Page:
A: My gut reaction and what I initially see in my head, is consolidation. We’re already seeing some acquisitions happening now, so that’s the first thing that comes to mind.
The second thing that comes to mind is consumers becoming savvier. Yes from an education standpoint, but more from an ethical and social impact standpoint. Consumers will be way more tapped in with whether or not companies are ethically and socially responsible. And ultimately, I think that will sway consumer decision making.
The third piece I see – here in MA, we will definitely see more of a nostalgic play – really good, smaller batch, craft grows will stand out compared to the larger guys. I think outdoor grows will be huge too even though the weather here isn’t the best for it. And my reasoning for outdoor grows goes back to social responsibility – growing with the sun, repurposed soil, etc. So more craft, and more outdoor flower.
Q: What brought you here (the cannabis industry) and what is keeping you here?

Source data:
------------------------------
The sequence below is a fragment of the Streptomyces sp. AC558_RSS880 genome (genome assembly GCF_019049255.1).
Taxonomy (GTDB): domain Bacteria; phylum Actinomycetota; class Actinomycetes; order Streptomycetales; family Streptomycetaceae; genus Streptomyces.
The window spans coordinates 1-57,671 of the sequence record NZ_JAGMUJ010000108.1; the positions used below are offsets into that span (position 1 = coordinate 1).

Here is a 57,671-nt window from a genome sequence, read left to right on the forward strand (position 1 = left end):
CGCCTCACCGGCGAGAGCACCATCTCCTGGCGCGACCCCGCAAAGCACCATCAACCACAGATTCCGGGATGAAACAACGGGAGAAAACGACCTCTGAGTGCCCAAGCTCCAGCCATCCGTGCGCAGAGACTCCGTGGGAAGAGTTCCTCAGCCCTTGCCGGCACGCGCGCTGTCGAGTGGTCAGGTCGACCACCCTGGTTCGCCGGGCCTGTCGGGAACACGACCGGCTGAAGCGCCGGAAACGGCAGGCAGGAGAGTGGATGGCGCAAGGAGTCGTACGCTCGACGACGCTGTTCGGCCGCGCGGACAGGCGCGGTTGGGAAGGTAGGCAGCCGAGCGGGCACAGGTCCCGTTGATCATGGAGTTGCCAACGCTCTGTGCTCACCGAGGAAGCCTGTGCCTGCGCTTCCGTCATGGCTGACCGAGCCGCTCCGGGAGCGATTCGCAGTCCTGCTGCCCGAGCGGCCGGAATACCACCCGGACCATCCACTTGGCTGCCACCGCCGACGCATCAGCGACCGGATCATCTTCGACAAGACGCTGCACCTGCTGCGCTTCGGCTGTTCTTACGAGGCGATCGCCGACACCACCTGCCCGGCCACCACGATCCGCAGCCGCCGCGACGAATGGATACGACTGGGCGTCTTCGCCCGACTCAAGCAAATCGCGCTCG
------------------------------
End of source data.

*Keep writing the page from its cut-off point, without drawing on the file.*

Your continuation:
A: I don’t think I chased it – I think it found me. There have been numerous instances in my life, from the first time I was introduced to cannabis, to my sisters loving and smoking cannabis, to not getting caught with cannabis in my teenage years (when I easily could have) – where I basically realized that’s what motivated me to stick it out and really pursuing it. A lot of my experience with cannabis and cannabis culture was before legalization – so I had an infatuation then, now that it’s legal, I have an education and some corporate experience – why not go after it. I literally could not imagine doing anything else in my life – I wake up every day knowing I’m doing what I’m supposed to be doing. Culture is so important to me and it’s different from the industry. The culture is more about freedom, authenticity to yourself and where you come from, the people, and not about politics and systemic oppression. So the culture is another major factor keeping me here – Calling and Culture.